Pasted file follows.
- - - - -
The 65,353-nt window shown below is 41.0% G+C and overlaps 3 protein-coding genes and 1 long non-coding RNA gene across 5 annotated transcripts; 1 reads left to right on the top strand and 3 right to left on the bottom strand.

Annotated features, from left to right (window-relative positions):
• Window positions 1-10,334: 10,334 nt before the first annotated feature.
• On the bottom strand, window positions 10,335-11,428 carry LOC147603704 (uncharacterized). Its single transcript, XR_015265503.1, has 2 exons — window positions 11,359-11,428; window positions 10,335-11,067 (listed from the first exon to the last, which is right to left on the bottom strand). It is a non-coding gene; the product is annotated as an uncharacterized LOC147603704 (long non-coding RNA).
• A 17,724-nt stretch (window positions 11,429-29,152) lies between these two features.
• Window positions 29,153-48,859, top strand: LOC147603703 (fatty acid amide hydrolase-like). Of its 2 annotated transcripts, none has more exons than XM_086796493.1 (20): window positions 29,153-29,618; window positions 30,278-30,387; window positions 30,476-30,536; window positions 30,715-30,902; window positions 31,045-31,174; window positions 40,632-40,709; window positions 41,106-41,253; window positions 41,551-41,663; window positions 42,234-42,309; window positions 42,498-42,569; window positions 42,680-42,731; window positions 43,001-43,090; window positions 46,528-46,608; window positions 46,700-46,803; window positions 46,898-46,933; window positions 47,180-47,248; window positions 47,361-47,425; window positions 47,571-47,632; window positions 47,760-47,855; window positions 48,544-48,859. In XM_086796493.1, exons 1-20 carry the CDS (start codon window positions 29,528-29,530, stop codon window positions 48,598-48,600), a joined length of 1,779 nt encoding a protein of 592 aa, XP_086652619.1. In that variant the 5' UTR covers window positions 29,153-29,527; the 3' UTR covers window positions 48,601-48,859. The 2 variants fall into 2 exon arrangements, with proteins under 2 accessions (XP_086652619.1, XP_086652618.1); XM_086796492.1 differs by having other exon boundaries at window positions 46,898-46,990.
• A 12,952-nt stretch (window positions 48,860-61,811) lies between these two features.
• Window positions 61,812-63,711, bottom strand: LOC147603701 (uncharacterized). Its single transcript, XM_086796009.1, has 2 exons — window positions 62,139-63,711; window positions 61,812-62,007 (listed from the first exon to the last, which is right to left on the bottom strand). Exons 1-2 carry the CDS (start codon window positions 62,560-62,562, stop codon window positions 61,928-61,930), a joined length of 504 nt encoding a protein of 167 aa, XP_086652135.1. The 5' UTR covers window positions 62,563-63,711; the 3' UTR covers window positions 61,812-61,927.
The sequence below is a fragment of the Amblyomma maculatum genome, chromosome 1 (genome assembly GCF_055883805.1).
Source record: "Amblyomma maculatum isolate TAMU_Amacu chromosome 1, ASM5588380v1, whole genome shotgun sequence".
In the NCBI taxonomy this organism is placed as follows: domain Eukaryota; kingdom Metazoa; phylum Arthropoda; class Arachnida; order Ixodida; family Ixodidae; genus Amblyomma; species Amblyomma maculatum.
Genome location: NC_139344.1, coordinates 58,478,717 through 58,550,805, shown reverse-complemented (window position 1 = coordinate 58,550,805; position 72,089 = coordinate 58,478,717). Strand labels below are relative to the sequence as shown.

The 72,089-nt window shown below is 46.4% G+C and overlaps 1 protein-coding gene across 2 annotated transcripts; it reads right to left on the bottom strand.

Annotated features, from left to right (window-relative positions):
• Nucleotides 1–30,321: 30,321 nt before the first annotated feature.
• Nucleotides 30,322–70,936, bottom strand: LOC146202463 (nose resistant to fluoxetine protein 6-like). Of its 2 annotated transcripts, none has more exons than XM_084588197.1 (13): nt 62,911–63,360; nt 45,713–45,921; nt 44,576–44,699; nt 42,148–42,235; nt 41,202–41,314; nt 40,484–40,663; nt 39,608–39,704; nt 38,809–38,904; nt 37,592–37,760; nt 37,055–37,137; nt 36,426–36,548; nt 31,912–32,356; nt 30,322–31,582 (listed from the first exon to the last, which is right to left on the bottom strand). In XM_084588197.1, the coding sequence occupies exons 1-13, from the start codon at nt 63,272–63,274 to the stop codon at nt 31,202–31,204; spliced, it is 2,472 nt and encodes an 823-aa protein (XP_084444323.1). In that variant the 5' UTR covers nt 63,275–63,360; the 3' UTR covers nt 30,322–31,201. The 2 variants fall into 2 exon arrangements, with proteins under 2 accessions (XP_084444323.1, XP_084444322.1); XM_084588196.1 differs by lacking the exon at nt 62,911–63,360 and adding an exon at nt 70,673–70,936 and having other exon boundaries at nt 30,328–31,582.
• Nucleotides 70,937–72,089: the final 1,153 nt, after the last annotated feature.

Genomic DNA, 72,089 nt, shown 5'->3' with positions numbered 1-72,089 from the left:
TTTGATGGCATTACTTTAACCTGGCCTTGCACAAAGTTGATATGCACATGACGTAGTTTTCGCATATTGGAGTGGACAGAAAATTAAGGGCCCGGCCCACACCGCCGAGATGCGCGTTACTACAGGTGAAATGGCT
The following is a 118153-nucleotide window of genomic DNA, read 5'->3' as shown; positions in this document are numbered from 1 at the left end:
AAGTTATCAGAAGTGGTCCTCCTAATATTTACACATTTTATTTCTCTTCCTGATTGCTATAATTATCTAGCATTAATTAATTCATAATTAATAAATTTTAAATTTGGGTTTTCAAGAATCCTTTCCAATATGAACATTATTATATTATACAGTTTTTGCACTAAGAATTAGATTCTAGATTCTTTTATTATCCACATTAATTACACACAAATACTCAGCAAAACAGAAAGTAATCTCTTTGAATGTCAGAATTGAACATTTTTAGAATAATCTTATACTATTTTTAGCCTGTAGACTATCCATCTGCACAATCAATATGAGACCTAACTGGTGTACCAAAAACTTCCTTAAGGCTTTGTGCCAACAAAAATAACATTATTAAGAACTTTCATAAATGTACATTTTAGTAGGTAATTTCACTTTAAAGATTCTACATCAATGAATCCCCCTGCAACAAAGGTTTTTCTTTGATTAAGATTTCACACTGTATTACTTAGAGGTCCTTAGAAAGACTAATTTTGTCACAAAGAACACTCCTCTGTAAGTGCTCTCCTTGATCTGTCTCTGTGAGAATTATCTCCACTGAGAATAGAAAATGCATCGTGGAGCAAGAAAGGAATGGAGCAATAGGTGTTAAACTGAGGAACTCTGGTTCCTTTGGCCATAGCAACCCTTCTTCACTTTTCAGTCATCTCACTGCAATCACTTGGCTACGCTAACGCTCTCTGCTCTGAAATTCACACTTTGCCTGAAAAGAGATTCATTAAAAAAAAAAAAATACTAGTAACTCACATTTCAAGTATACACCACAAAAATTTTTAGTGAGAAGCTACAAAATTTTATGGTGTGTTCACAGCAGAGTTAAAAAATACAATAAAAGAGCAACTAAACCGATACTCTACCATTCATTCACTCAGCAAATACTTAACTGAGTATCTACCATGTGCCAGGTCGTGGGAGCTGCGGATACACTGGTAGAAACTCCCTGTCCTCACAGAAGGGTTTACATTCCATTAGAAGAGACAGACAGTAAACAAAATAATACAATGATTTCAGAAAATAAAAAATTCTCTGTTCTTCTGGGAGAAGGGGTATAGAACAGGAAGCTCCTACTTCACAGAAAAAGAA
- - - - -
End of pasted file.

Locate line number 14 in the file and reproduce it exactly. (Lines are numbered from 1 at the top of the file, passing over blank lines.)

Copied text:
Annotated features, from left to right (window-relative positions):